One option is to do the math to find the fee for each loan and the total interest you’d pay over the life of the loan using a loan calculator, but this can take some time to do.
An easier way to compare is to look at the Annual Percentage Rate (APR) of each loan. APR is a way of expressing the cost of a loan as an interest rate while accounting for all fees and compounding. The Truth in Lending Act mandates that lenders provide the APR of any loan you apply for.
The formula for calculating APR is:
(((Fees + Interest paid over the life of the loan) / Principal) / Days in loan term) * 365 = APR
For two loans with the same principal, the loan with the higher APR will have the higher overall cost.
Consider two loans for $20,000 — one with a $500 origination fee and a 6% interest rate and one with a no origination fee and a 7% interest rate. Both loans have a 5-year term and monthly compounding.
The first loan has an APR of 7.058%. The second has an APR of 7.001%. Despite the interest rate on the first loan being 1% lower than the rate of the second loan, the fee makes it more costly overall.
📖 Learn more: If you’re considering borrowing, our post offers insights into the best personal loans on the market.
How Does Your Credit Score Affect Origination Fees?
One reason that lenders charge personal loan origination fees is to compensate for the risk of lending.
Your credit score is one of the key factors that lenders use to estimate the risk of lending to you. People with low credit scores are perceived as risky and more likely to miss payments on a loan. Those with strong credit are viewed as safer bets and unlikely to default.
That means that lenders are more likely to charge personal loan origination fees for loans to people with poor credit. Making sure you have a good credit score is important not only because it makes it easier to qualify for loans but also because it can help keep the cost of those loans low.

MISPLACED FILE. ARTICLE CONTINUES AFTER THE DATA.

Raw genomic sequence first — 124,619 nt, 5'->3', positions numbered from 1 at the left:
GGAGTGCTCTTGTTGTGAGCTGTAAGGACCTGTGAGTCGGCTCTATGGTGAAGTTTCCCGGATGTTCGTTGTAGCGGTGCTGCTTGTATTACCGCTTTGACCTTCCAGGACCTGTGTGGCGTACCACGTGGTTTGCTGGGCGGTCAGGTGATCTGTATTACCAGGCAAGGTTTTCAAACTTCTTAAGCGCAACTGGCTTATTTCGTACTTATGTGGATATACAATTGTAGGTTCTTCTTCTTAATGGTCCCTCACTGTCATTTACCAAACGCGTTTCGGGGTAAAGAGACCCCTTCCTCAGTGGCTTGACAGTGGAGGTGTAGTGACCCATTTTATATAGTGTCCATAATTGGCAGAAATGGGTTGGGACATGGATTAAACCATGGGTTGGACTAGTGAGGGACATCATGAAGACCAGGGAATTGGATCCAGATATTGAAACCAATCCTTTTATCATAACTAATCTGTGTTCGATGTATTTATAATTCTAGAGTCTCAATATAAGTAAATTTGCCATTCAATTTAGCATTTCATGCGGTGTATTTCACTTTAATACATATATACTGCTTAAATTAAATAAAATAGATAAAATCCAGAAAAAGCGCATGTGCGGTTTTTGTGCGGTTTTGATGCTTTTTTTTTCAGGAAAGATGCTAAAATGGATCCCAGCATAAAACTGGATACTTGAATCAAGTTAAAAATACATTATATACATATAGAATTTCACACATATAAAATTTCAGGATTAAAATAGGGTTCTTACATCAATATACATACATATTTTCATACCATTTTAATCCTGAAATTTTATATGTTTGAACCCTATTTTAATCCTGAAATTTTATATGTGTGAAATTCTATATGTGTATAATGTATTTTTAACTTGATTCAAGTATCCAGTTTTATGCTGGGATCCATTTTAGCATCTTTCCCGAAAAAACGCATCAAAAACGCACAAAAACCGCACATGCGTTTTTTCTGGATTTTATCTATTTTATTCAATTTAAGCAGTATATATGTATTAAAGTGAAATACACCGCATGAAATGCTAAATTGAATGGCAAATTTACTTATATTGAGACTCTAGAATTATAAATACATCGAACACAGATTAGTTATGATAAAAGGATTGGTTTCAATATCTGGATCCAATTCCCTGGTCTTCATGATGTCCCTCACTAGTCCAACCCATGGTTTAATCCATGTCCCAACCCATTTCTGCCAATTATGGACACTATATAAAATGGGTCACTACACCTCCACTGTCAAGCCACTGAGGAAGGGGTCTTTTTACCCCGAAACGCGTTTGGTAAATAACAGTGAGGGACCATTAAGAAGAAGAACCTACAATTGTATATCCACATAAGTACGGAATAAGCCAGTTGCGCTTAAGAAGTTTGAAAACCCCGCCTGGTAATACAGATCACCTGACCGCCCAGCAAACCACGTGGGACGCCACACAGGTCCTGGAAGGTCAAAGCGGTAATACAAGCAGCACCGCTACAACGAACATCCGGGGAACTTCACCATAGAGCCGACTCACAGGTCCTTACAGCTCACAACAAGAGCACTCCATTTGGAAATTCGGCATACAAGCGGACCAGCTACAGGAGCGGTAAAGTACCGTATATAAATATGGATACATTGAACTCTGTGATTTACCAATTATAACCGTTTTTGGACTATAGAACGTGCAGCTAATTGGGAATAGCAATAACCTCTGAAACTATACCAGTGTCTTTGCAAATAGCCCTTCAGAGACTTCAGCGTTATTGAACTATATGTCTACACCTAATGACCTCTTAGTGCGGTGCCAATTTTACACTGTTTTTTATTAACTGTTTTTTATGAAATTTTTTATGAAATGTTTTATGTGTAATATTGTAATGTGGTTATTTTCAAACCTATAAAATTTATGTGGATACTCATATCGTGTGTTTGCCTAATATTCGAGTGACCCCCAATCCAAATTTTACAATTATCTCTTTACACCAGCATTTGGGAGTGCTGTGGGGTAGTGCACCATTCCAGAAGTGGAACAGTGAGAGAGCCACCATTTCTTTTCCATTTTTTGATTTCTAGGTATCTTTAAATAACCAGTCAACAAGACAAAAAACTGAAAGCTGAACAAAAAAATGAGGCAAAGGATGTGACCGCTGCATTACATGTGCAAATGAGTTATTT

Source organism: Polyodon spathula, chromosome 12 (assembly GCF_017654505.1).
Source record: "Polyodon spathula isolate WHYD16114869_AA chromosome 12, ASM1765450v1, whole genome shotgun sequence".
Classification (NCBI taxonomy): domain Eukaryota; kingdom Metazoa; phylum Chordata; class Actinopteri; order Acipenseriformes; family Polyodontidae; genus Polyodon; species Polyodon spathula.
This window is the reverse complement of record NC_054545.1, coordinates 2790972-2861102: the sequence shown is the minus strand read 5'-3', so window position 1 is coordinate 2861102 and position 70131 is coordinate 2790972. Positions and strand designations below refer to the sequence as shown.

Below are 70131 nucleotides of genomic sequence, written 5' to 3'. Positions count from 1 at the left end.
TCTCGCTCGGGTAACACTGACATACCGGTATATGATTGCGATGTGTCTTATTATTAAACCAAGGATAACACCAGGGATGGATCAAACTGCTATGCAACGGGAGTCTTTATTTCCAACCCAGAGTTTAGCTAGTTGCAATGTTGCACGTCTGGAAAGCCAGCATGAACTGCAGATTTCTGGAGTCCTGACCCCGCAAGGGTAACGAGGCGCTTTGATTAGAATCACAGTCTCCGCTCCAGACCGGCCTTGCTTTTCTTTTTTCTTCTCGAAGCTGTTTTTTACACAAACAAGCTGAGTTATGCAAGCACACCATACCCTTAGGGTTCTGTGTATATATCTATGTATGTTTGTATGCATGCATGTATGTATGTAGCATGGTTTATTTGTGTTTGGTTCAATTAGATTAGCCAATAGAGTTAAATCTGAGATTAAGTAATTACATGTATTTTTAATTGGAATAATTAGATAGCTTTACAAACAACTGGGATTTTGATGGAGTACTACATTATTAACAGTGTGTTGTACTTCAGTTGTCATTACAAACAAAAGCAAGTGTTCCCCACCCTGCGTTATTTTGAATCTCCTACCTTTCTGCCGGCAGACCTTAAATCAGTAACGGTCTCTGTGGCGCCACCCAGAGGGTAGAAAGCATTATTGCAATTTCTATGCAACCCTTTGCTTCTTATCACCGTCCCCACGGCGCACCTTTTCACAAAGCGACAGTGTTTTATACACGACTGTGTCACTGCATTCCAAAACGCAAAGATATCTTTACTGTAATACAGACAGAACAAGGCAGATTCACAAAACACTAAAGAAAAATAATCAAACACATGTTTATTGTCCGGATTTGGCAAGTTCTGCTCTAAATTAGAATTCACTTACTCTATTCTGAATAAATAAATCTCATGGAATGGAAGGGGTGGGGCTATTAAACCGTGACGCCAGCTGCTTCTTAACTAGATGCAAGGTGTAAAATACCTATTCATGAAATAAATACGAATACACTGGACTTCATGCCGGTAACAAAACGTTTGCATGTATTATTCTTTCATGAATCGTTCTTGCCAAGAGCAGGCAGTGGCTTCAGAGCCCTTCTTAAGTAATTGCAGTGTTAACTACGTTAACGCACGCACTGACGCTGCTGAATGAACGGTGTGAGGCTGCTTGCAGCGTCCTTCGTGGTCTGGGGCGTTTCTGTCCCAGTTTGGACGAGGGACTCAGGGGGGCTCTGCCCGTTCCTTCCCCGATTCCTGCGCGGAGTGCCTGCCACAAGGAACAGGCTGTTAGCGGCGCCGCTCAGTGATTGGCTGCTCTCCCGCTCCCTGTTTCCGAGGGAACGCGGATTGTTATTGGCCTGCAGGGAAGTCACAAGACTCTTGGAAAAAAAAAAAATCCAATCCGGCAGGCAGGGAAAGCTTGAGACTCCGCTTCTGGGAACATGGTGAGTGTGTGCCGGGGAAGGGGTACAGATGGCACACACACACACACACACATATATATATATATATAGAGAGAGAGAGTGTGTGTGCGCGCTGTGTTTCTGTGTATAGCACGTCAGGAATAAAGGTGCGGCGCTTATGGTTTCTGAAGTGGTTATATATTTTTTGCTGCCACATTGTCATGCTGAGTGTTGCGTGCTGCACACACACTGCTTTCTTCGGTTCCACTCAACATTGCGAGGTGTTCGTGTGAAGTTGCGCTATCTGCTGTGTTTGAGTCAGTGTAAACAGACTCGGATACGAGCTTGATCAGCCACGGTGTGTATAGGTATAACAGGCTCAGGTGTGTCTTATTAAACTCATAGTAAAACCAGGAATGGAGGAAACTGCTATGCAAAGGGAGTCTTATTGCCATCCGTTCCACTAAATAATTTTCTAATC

Not only will people with stronger credit see lower rates on personal loans, but they’ll have a better chance of qualifying for a loan with no origination fee.
Finding Lenders Who Don’t Charge Personal Loan Origination Fees
If you want a low-cost personal loan, avoid loans with origination fees.
If you have strong credit, this will be relatively easy. Many lenders will be willing to offer a loan, and you’ll be able to find one that doesn’t charge origination fees. However, if you have fair or poor credit, finding a fee-free loan can be tricky.
To start, you’ll want to look at several different lenders and compare their offerings. The more lenders you compare, the more likely you are to find one that does not charge origination fees for its loans. Some lenders make their lack of origination fee a selling point.
Consider working with a local credit union or small bank, especially if you already have accounts there. These smaller institutions may be better able to meet your needs and keep things fee-free.
Another idea is to consider a secured personal loan. You’ll need some sort of collateral for this loan, but offering that collateral significantly reduces the lender’s risk. That can make these loans easier to qualify for and help keep fees (and interest rates) low.